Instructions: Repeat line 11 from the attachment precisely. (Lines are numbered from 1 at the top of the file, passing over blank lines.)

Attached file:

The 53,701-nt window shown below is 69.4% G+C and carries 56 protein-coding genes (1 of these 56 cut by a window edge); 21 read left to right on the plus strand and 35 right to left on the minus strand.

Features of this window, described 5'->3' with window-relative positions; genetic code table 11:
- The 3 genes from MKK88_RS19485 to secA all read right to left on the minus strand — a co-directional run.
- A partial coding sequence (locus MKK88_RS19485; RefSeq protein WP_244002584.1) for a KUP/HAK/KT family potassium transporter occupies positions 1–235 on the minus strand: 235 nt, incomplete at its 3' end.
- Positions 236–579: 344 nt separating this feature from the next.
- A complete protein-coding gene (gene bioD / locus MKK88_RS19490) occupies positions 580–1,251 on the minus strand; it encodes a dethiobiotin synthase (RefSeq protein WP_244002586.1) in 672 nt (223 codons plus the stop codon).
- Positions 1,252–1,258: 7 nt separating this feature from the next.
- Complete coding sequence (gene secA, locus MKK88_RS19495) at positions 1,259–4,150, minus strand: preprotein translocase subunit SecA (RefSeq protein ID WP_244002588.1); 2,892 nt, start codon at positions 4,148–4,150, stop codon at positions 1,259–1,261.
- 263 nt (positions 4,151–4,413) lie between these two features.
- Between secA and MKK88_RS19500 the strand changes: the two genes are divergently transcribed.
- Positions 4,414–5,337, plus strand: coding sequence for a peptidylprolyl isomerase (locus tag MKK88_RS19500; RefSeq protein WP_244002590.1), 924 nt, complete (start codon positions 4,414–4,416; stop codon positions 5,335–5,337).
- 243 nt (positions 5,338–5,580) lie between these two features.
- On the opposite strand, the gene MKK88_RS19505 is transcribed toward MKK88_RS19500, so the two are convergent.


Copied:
- Positions 4,414–5,337, plus strand: coding sequence for a peptidylprolyl isomerase (locus tag MKK88_RS19500; RefSeq protein WP_244002590.1), 924 nt, complete (start codon positions 4,414–4,416; stop codon positions 5,335–5,337).